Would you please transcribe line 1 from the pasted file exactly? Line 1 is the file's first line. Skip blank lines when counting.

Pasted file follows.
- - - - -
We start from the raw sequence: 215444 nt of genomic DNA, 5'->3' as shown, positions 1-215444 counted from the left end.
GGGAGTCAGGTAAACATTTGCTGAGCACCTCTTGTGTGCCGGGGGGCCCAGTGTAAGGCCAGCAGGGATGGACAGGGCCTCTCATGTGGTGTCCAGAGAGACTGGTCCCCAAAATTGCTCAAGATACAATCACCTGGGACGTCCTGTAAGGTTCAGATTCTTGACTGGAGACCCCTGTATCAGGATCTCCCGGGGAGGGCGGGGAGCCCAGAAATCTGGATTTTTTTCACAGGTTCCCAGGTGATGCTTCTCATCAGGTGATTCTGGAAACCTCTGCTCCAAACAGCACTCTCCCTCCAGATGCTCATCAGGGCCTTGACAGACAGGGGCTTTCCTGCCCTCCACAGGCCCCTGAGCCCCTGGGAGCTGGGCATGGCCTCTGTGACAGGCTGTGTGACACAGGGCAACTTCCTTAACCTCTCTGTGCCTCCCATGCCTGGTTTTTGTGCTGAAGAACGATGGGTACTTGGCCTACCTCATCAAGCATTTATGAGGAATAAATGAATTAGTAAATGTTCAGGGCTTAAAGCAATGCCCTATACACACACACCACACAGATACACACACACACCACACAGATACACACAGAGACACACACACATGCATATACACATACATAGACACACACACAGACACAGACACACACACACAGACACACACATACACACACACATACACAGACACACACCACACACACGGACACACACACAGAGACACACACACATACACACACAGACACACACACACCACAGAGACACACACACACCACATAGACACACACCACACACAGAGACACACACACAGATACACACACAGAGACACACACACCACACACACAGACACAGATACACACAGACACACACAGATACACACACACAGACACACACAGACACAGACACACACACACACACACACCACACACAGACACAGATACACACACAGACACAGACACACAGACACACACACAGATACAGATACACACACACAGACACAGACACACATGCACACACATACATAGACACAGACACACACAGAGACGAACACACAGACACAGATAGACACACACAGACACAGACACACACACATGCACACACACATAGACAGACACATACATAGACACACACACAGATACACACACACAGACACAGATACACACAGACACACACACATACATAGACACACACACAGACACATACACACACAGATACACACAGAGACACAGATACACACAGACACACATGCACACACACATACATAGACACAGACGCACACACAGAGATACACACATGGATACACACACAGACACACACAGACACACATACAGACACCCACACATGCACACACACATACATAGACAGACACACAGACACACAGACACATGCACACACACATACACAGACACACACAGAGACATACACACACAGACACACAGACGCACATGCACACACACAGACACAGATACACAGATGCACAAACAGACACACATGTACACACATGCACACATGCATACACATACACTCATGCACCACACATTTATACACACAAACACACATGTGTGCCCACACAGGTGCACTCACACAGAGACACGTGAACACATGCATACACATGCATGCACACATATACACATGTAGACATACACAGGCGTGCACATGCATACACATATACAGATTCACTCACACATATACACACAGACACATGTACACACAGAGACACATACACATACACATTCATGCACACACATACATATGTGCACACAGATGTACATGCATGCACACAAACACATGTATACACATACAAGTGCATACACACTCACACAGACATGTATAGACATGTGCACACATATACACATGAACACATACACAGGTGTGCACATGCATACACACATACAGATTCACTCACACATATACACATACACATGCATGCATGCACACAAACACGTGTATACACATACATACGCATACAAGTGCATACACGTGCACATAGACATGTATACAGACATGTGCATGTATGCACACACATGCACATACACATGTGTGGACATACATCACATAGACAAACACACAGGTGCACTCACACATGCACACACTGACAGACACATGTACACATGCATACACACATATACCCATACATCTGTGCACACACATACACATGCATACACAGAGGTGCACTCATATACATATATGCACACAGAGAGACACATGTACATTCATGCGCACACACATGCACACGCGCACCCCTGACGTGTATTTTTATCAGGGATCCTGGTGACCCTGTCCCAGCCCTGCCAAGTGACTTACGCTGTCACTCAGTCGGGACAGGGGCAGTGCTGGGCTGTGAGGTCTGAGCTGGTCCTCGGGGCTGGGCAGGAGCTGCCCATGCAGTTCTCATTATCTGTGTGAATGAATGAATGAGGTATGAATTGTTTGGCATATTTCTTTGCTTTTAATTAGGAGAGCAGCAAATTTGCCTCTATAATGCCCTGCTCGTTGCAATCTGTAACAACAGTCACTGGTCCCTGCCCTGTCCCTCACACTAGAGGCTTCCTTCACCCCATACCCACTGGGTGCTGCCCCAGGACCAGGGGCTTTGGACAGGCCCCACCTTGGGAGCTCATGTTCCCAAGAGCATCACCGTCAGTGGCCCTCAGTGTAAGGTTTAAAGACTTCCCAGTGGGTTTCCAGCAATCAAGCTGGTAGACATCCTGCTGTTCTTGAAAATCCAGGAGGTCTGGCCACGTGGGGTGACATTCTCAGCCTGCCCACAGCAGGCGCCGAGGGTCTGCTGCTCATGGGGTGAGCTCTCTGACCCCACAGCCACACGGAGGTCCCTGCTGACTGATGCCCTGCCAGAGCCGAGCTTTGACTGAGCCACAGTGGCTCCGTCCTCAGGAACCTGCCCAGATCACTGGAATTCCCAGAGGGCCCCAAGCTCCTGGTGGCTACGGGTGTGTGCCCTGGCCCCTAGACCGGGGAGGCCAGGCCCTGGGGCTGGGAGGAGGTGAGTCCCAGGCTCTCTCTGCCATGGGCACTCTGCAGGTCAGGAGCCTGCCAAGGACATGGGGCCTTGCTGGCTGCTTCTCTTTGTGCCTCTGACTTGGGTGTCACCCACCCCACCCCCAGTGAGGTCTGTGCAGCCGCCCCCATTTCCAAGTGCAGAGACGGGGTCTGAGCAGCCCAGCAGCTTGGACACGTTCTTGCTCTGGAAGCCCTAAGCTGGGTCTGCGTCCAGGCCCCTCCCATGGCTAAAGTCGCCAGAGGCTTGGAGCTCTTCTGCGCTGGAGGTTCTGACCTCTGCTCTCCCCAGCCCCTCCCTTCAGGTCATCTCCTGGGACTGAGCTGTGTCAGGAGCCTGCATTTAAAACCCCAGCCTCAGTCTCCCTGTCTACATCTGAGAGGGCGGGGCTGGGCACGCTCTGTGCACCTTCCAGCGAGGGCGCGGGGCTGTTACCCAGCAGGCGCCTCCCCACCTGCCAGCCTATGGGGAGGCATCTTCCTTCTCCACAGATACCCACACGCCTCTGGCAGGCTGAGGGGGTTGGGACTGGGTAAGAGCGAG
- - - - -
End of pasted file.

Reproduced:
We start from the raw sequence: 215444 nt of genomic DNA, 5'->3' as shown, positions 1-215444 counted from the left end.